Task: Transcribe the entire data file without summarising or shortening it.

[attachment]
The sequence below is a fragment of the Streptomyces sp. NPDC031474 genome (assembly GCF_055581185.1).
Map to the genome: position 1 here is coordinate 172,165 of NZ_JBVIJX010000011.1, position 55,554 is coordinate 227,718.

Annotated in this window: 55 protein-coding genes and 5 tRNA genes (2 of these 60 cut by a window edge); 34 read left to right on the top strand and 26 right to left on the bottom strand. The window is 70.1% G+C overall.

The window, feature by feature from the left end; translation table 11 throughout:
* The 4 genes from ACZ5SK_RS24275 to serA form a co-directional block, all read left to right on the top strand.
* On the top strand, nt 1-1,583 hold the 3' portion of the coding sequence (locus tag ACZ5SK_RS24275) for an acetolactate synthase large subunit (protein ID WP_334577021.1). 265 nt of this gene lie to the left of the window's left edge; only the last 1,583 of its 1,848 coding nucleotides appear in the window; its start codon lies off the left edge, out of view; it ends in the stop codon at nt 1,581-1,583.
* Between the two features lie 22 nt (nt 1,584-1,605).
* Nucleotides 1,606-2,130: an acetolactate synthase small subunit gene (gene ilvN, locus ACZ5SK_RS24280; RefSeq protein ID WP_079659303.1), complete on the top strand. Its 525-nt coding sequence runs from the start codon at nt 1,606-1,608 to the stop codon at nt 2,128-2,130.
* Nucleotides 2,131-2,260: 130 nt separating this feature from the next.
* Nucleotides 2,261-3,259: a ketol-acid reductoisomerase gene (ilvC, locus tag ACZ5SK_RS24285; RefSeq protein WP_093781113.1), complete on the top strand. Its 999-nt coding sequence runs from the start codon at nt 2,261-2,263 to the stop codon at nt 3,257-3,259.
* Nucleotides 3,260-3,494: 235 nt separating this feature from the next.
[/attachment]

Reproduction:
The sequence below is a fragment of the Streptomyces sp. NPDC031474 genome (assembly GCF_055581185.1).
Map to the genome: position 1 here is coordinate 172,165 of NZ_JBVIJX010000011.1, position 55,554 is coordinate 227,718.

Annotated in this window: 55 protein-coding genes and 5 tRNA genes (2 of these 60 cut by a window edge); 34 read left to right on the top strand and 26 right to left on the bottom strand. The window is 70.1% G+C overall.

The window, feature by feature from the left end; translation table 11 throughout:
* The 4 genes from ACZ5SK_RS24275 to serA form a co-directional block, all read left to right on the top strand.
* On the top strand, nt 1-1,583 hold the 3' portion of the coding sequence (locus tag ACZ5SK_RS24275) for an acetolactate synthase large subunit (protein ID WP_334577021.1). 265 nt of this gene lie to the left of the window's left edge; only the last 1,583 of its 1,848 coding nucleotides appear in the window; its start codon lies off the left edge, out of view; it ends in the stop codon at nt 1,581-1,583.
* Between the two features lie 22 nt (nt 1,584-1,605).
* Nucleotides 1,606-2,130: an acetolactate synthase small subunit gene (gene ilvN, locus ACZ5SK_RS24280; RefSeq protein ID WP_079659303.1), complete on the top strand. Its 525-nt coding sequence runs from the start codon at nt 1,606-1,608 to the stop codon at nt 2,128-2,130.
* Nucleotides 2,131-2,260: 130 nt separating this feature from the next.
* Nucleotides 2,261-3,259: a ketol-acid reductoisomerase gene (ilvC, locus tag ACZ5SK_RS24285; RefSeq protein WP_093781113.1), complete on the top strand. Its 999-nt coding sequence runs from the start codon at nt 2,261-2,263 to the stop codon at nt 3,257-3,259.
* Nucleotides 3,260-3,494: 235 nt separating this feature from the next.